This solution was sent by Etienne from Parramatta Highschool, NSW Australia.

The $r$th triangular is $r(r+1)/2$ and it's reciprocal is $2/[r(r+1)]=2 \times [1/(r(r+1))]$

Now $1/r(r+1) = 1/r - 1/(r+1)$. Take note of this, very useful technique!

\[\frac{1}{r} - \frac{1}{r+1} = \frac{(r+1)-r}{r(r+1)} = \frac{1}{r(r+1)} \]

The sum of the reciprocals of the first n triangular numbers

\[\frac{2}{1 \times 2} + \frac{2}{2 \times 3} + \cdots + \frac{2}{n(n+1)} \] \[ = 2 \{ \frac{1}{1 \times 2} + \frac{1}{2 \times 3} + \cdots + \frac{1}{n(n+1)} \} \] \[ = 2 \{ [\frac{1}{1} - \frac{1}{2}] + [\frac{1}{2} - \frac{1}{3}] + \cdots + [\frac{1}{n} - \frac{1}{(n+1)}] \} \]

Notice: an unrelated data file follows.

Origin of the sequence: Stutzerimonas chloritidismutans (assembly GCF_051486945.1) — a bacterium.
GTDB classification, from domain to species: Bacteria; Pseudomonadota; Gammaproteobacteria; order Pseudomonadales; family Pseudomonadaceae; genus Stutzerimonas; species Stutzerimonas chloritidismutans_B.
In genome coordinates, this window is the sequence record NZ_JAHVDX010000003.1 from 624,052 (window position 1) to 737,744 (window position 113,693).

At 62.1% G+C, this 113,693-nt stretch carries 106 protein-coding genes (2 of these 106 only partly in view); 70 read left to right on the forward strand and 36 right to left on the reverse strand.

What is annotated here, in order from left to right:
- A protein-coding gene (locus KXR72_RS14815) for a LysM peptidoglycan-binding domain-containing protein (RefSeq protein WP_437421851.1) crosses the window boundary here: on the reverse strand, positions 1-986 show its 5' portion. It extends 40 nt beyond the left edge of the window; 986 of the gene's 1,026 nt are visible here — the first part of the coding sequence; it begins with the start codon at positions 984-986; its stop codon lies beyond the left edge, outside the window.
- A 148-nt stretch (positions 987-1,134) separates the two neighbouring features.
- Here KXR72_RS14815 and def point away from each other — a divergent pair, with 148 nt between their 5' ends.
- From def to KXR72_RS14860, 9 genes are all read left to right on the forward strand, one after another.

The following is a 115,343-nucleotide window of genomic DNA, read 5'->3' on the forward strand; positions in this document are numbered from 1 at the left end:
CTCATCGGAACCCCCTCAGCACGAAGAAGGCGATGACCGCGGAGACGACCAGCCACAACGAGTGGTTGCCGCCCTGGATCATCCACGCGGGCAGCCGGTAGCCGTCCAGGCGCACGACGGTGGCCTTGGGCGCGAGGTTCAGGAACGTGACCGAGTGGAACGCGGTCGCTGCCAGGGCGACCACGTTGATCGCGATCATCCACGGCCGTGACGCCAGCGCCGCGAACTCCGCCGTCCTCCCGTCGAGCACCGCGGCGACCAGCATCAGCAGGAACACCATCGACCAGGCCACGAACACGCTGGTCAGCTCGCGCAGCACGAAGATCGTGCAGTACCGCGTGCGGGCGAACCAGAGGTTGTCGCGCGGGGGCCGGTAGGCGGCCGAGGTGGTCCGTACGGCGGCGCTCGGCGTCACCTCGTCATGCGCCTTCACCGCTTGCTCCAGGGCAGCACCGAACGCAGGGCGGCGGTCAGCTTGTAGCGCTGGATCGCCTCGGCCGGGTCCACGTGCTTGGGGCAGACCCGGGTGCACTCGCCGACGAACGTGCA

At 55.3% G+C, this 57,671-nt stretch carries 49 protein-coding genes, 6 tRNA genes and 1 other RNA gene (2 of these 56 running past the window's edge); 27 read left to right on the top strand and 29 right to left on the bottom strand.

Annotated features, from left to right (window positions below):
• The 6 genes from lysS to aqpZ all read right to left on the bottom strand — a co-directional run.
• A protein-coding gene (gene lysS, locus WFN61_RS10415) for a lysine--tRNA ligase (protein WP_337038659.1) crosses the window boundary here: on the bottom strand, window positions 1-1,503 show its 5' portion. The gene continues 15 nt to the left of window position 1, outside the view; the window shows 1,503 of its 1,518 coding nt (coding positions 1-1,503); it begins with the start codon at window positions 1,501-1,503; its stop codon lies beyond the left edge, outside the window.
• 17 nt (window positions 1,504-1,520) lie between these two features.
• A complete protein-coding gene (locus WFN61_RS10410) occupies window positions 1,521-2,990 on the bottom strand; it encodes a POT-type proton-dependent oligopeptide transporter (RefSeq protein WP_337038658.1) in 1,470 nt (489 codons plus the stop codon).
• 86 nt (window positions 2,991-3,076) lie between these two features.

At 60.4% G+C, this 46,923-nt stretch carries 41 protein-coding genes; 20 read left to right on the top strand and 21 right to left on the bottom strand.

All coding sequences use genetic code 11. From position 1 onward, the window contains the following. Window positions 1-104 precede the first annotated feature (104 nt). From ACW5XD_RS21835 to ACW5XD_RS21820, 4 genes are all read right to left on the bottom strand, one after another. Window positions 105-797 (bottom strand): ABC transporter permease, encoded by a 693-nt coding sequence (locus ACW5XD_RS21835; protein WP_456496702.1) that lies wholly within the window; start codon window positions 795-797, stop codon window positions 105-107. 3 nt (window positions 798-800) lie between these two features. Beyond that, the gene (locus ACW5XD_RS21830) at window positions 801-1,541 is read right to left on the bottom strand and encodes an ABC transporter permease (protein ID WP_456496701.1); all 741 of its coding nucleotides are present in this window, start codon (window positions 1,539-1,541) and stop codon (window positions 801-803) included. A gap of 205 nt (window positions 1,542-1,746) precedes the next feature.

Surprise, you get terms that cancel out each other, ie $-1/2$ and $1/2$, $-1/3$ and $1/3$, $-1/n$ and $1/n$. This is called 'telescoping'.

The sum thus equals \[ 2 \{ 1 - \frac{1}{(n+1)} \} \]

When n is large, $1/(n+1)$ is very small, so the sum is approximately $2$.

When $n$ tends to infinity, $1/(n+1)$ tends to $0$, and it turns out the infinite sum is exactly $2$.